You run into people you know when you are out and about in this size of community. Everywhere we go we find connections with people. Wayne’s sister and her husband, Marlene and Steve, came up from the cities for a short winter getaway. We recently had about nine inches of fresh snow and they love cross country skiing, so we went over to Spidahl’s Ski Gaard http://www.skigaard.com/ which is about 5 miles from us. Marlene and Steve know Cindy and Dave Spidahl from 40 years ago in Minneapolis. While Marlene and Steve and I were visiting with Cindy, in comes Dave who had been out skiing with a friend who turned out to be one of the musicians who played at my mom’s Celebration of Life in Fergus Falls. I have known his wife for years through the fiber community in this area.
When attending an event at A Center for the Arts, I recognized at least 10 people there. That would not happen at the Guthrie or Orpheum in Minneapolis. I had the programs for my mom’s Celebration of Life printed at Victor Lundeens in Fergus Falls, a local gift shop / book store / print shop. They carry my mom’s memoir The Red Cottage in the local authors section. When I was picking up the programs, the employee recognized my mom’s name and noted that her book was out of stock. My mom’s self published book would not be in a store in Minneapolis, and employees in a print shop there would not pay any attention to the info on the item being printed or know anything about the people involved.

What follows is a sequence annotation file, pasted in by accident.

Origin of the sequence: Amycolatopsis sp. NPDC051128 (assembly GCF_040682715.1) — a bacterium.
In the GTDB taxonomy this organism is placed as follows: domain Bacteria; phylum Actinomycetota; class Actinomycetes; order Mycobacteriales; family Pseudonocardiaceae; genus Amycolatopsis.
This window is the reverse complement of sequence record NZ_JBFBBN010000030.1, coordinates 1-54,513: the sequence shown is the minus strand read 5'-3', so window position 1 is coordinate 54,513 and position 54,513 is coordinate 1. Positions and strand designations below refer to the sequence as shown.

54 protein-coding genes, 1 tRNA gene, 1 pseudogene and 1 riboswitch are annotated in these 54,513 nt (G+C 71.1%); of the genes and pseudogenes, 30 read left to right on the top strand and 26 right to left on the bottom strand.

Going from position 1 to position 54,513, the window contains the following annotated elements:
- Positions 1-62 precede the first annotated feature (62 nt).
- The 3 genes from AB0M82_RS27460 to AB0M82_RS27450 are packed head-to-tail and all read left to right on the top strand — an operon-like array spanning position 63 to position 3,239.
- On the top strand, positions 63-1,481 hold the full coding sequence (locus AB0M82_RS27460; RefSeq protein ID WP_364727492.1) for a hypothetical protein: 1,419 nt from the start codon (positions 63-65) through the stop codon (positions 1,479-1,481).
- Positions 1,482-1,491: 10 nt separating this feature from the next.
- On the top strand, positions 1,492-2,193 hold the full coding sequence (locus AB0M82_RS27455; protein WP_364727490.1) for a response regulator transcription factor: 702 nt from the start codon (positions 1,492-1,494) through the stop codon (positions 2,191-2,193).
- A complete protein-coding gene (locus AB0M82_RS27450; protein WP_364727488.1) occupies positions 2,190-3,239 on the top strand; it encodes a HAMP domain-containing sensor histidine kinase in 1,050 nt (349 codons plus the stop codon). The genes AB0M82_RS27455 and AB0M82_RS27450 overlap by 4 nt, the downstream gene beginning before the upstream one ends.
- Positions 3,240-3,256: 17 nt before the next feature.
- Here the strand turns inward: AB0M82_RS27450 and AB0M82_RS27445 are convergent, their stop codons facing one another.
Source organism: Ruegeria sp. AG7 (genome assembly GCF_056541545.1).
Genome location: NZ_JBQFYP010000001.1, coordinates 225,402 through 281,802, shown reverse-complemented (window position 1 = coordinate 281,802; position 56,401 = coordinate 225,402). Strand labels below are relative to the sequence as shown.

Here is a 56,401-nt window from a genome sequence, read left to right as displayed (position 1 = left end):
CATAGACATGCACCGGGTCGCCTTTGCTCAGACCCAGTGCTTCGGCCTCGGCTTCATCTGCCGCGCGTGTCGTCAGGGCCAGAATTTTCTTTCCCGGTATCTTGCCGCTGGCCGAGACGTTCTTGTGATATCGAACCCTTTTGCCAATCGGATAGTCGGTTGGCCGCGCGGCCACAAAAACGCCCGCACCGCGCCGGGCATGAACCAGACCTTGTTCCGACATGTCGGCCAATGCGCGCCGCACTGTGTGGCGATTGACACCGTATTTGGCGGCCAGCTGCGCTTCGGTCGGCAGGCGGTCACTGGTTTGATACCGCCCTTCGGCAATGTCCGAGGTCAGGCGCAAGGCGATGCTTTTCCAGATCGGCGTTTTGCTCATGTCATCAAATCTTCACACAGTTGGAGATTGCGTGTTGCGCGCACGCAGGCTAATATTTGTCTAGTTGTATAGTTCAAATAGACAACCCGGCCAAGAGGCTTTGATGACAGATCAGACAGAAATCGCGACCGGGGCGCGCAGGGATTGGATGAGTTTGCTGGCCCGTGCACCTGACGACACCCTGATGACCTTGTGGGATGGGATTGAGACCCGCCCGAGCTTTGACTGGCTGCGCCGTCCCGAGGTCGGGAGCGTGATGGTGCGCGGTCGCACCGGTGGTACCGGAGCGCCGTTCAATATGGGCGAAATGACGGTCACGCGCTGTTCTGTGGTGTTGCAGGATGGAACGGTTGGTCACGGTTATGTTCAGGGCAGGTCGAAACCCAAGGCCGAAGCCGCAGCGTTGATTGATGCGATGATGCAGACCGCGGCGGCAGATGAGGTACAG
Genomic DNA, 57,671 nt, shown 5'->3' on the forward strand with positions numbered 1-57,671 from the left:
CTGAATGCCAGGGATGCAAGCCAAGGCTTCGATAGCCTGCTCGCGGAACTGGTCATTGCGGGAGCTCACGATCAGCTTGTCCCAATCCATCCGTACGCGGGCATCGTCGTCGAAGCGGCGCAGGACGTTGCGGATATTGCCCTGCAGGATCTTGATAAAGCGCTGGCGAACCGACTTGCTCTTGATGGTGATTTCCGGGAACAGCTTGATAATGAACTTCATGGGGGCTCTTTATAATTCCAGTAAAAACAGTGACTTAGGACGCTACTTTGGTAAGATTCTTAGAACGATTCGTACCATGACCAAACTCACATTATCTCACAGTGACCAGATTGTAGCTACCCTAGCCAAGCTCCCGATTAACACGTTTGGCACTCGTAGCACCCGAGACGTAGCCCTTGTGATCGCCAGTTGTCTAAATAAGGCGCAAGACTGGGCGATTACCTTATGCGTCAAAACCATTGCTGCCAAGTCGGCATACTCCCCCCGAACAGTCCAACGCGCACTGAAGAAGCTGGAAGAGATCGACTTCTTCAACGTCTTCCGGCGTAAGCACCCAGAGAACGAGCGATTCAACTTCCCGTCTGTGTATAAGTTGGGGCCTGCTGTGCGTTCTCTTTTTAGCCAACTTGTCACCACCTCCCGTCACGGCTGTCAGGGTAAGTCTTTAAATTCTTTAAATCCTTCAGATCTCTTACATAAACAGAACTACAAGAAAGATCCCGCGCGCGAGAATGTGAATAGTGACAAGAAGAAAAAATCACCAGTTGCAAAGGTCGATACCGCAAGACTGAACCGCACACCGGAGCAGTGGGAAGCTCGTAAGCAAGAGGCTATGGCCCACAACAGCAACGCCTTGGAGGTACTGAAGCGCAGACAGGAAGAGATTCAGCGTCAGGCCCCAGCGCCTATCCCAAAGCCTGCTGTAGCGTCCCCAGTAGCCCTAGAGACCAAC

I have the yarn that I bought from my cousin’s yarn shop for sale at a cool local fiber arts business (http://www.tanglestotreasures.com/), along with some yarn that I spun myself. In the cities no local yarn shop would consider selling my handspun yarn. It is fun being a big fish in a small pond.
There is no recycling or organics pickup in rural areas. We have a compost “pile” here …literally…we just pile food scraps on and occasionally turn it over with a shovel. We are probably not doing it the “correct” way, as we sometimes see neighbor dogs trotting across the yard with an egg shell or two in their mouth. We have some waste baskets in the garage to collect the various types of recycling. We have to take the contents into the county recycling center in Fergus Falls and unload them into big dumpsters. Inside the building is a fun display of empty pop cans and a free book exchange.